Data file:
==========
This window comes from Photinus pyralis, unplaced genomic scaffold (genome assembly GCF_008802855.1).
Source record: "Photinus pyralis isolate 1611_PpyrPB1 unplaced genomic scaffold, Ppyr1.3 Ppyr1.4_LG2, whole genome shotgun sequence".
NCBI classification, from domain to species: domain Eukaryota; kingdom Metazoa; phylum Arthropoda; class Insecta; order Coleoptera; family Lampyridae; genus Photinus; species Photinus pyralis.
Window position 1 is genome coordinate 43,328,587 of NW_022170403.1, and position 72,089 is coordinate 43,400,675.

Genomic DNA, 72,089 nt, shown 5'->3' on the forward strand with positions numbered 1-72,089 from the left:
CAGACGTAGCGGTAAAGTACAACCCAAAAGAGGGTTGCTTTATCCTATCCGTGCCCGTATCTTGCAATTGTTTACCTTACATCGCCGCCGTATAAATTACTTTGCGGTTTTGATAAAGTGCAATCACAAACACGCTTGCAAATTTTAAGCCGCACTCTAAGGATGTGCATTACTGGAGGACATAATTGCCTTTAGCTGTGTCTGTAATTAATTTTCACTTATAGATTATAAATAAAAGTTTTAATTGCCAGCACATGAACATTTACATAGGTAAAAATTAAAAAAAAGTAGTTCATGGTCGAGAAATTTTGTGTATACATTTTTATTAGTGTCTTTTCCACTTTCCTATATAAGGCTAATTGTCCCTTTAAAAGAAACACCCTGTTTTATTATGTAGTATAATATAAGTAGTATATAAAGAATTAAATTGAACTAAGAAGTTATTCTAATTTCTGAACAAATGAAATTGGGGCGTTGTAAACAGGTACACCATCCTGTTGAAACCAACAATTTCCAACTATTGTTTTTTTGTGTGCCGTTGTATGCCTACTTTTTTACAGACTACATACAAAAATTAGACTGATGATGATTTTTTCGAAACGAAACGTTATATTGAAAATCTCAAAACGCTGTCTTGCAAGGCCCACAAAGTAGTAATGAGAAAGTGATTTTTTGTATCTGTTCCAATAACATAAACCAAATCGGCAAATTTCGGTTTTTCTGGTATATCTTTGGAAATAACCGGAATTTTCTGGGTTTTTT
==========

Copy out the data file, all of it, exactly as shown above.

This window comes from Photinus pyralis, unplaced genomic scaffold (genome assembly GCF_008802855.1).
Source record: "Photinus pyralis isolate 1611_PpyrPB1 unplaced genomic scaffold, Ppyr1.3 Ppyr1.4_LG2, whole genome shotgun sequence".
NCBI classification, from domain to species: domain Eukaryota; kingdom Metazoa; phylum Arthropoda; class Insecta; order Coleoptera; family Lampyridae; genus Photinus; species Photinus pyralis.
Window position 1 is genome coordinate 43,328,587 of NW_022170403.1, and position 72,089 is coordinate 43,400,675.

Genomic DNA, 72,089 nt, shown 5'->3' on the forward strand with positions numbered 1-72,089 from the left:
CAGACGTAGCGGTAAAGTACAACCCAAAAGAGGGTTGCTTTATCCTATCCGTGCCCGTATCTTGCAATTGTTTACCTTACATCGCCGCCGTATAAATTACTTTGCGGTTTTGATAAAGTGCAATCACAAACACGCTTGCAAATTTTAAGCCGCACTCTAAGGATGTGCATTACTGGAGGACATAATTGCCTTTAGCTGTGTCTGTAATTAATTTTCACTTATAGATTATAAATAAAAGTTTTAATTGCCAGCACATGAACATTTACATAGGTAAAAATTAAAAAAAAGTAGTTCATGGTCGAGAAATTTTGTGTATACATTTTTATTAGTGTCTTTTCCACTTTCCTATATAAGGCTAATTGTCCCTTTAAAAGAAACACCCTGTTTTATTATGTAGTATAATATAAGTAGTATATAAAGAATTAAATTGAACTAAGAAGTTATTCTAATTTCTGAACAAATGAAATTGGGGCGTTGTAAACAGGTACACCATCCTGTTGAAACCAACAATTTCCAACTATTGTTTTTTTGTGTGCCGTTGTATGCCTACTTTTTTACAGACTACATACAAAAATTAGACTGATGATGATTTTTTCGAAACGAAACGTTATATTGAAAATCTCAAAACGCTGTCTTGCAAGGCCCACAAAGTAGTAATGAGAAAGTGATTTTTTGTATCTGTTCCAATAACATAAACCAAATCGGCAAATTTCGGTTTTTCTGGTATATCTTTGGAAATAACCGGAATTTTCTGGGTTTTTT